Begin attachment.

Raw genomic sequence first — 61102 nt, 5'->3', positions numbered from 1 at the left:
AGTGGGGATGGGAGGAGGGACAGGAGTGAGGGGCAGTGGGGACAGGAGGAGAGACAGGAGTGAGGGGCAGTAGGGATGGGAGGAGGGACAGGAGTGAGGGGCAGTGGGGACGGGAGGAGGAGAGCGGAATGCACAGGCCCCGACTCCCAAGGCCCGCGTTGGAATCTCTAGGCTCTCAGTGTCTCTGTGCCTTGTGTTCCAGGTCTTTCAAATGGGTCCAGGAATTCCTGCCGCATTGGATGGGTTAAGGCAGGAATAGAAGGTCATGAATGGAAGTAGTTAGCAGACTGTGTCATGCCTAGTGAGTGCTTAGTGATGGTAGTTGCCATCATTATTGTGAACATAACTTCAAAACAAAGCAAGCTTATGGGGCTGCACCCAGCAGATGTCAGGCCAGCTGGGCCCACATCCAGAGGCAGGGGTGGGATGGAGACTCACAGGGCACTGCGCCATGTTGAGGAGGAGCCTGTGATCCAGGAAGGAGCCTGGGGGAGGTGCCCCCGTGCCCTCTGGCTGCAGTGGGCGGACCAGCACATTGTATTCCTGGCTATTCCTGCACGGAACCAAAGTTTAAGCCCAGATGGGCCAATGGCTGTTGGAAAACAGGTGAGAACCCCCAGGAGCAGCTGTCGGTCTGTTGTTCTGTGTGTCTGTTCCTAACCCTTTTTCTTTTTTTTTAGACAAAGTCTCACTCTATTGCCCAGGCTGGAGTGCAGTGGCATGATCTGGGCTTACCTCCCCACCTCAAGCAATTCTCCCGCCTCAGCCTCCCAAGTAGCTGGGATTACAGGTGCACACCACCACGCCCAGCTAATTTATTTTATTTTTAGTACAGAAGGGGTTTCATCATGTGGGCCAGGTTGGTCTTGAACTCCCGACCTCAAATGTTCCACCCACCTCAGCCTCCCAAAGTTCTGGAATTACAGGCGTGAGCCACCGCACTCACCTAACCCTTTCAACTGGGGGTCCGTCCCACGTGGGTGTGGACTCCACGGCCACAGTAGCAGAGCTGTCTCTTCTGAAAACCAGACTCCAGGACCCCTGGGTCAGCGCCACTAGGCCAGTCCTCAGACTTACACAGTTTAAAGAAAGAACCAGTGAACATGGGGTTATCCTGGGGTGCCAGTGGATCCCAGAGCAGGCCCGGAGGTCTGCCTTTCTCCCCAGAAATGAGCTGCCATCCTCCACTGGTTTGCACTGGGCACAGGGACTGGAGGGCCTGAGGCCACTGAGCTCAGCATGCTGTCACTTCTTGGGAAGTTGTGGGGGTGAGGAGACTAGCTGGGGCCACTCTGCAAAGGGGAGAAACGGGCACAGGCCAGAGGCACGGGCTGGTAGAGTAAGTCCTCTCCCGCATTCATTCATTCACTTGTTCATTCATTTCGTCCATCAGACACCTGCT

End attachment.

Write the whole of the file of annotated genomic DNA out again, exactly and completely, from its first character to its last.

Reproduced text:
Raw genomic sequence first — 61102 nt, 5'->3', positions numbered from 1 at the left:
AGTGGGGATGGGAGGAGGGACAGGAGTGAGGGGCAGTGGGGACAGGAGGAGAGACAGGAGTGAGGGGCAGTAGGGATGGGAGGAGGGACAGGAGTGAGGGGCAGTGGGGACGGGAGGAGGAGAGCGGAATGCACAGGCCCCGACTCCCAAGGCCCGCGTTGGAATCTCTAGGCTCTCAGTGTCTCTGTGCCTTGTGTTCCAGGTCTTTCAAATGGGTCCAGGAATTCCTGCCGCATTGGATGGGTTAAGGCAGGAATAGAAGGTCATGAATGGAAGTAGTTAGCAGACTGTGTCATGCCTAGTGAGTGCTTAGTGATGGTAGTTGCCATCATTATTGTGAACATAACTTCAAAACAAAGCAAGCTTATGGGGCTGCACCCAGCAGATGTCAGGCCAGCTGGGCCCACATCCAGAGGCAGGGGTGGGATGGAGACTCACAGGGCACTGCGCCATGTTGAGGAGGAGCCTGTGATCCAGGAAGGAGCCTGGGGGAGGTGCCCCCGTGCCCTCTGGCTGCAGTGGGCGGACCAGCACATTGTATTCCTGGCTATTCCTGCACGGAACCAAAGTTTAAGCCCAGATGGGCCAATGGCTGTTGGAAAACAGGTGAGAACCCCCAGGAGCAGCTGTCGGTCTGTTGTTCTGTGTGTCTGTTCCTAACCCTTTTTCTTTTTTTTTAGACAAAGTCTCACTCTATTGCCCAGGCTGGAGTGCAGTGGCATGATCTGGGCTTACCTCCCCACCTCAAGCAATTCTCCCGCCTCAGCCTCCCAAGTAGCTGGGATTACAGGTGCACACCACCACGCCCAGCTAATTTATTTTATTTTTAGTACAGAAGGGGTTTCATCATGTGGGCCAGGTTGGTCTTGAACTCCCGACCTCAAATGTTCCACCCACCTCAGCCTCCCAAAGTTCTGGAATTACAGGCGTGAGCCACCGCACTCACCTAACCCTTTCAACTGGGGGTCCGTCCCACGTGGGTGTGGACTCCACGGCCACAGTAGCAGAGCTGTCTCTTCTGAAAACCAGACTCCAGGACCCCTGGGTCAGCGCCACTAGGCCAGTCCTCAGACTTACACAGTTTAAAGAAAGAACCAGTGAACATGGGGTTATCCTGGGGTGCCAGTGGATCCCAGAGCAGGCCCGGAGGTCTGCCTTTCTCCCCAGAAATGAGCTGCCATCCTCCACTGGTTTGCACTGGGCACAGGGACTGGAGGGCCTGAGGCCACTGAGCTCAGCATGCTGTCACTTCTTGGGAAGTTGTGGGGGTGAGGAGACTAGCTGGGGCCACTCTGCAAAGGGGAGAAACGGGCACAGGCCAGAGGCACGGGCTGGTAGAGTAAGTCCTCTCCCGCATTCATTCATTCACTTGTTCATTCATTTCGTCCATCAGACACCTGCT